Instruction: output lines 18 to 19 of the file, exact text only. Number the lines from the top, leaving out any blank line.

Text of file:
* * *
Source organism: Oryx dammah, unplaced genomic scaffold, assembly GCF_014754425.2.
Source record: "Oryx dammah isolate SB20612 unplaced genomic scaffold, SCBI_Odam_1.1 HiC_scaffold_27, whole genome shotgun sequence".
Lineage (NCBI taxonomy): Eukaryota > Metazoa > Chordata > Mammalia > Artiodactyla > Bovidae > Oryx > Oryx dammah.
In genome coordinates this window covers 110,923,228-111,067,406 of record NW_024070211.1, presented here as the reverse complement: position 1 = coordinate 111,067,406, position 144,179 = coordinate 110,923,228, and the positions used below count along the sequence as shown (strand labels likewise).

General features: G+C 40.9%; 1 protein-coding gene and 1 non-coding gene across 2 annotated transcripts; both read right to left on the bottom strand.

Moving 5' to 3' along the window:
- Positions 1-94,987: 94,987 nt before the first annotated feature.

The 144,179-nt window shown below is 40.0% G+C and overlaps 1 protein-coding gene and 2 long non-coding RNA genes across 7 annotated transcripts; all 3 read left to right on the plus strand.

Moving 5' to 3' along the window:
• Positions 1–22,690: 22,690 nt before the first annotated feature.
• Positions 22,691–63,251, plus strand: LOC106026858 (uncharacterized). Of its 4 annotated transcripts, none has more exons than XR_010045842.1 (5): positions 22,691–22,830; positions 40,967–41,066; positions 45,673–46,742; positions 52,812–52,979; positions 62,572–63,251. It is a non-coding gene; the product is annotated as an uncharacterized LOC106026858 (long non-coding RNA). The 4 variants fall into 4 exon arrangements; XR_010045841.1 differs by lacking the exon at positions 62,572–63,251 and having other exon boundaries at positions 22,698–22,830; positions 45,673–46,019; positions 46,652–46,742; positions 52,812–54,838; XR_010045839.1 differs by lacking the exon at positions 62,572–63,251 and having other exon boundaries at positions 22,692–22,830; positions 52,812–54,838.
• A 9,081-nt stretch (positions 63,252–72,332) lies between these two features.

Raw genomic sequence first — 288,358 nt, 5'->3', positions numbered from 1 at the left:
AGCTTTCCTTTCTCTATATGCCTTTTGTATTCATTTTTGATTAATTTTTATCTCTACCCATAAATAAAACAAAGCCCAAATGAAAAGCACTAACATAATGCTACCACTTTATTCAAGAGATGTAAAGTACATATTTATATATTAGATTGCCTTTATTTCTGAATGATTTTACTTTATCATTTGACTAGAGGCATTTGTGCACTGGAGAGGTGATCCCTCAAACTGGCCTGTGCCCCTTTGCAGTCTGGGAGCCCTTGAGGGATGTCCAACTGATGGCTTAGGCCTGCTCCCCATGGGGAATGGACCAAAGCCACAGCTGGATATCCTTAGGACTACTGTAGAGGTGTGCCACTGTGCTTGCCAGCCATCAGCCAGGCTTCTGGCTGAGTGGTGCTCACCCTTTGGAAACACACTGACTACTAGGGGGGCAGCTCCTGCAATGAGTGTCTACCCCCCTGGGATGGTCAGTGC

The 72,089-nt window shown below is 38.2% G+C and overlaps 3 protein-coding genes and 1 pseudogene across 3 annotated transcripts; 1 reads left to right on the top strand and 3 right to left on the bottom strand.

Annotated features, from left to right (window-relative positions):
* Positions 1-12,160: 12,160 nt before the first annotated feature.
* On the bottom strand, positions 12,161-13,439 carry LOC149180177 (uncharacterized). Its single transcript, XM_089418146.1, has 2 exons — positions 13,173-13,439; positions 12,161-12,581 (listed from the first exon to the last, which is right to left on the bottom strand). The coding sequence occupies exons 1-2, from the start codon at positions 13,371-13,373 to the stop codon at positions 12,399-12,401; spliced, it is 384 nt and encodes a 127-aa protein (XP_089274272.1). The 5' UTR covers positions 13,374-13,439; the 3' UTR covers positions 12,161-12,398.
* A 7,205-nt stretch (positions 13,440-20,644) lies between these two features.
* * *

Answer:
* On the bottom strand, positions 12,161-13,439 carry LOC149180177 (uncharacterized). Its single transcript, XM_089418146.1, has 2 exons — positions 13,173-13,439; positions 12,161-12,581 (listed from the first exon to the last, which is right to left on the bottom strand). The coding sequence occupies exons 1-2, from the start codon at positions 13,371-13,373 to the stop codon at positions 12,399-12,401; spliced, it is 384 nt and encodes a 127-aa protein (XP_089274272.1). The 5' UTR covers positions 13,374-13,439; the 3' UTR covers positions 12,161-12,398.
* A 7,205-nt stretch (positions 13,440-20,644) lies between these two features.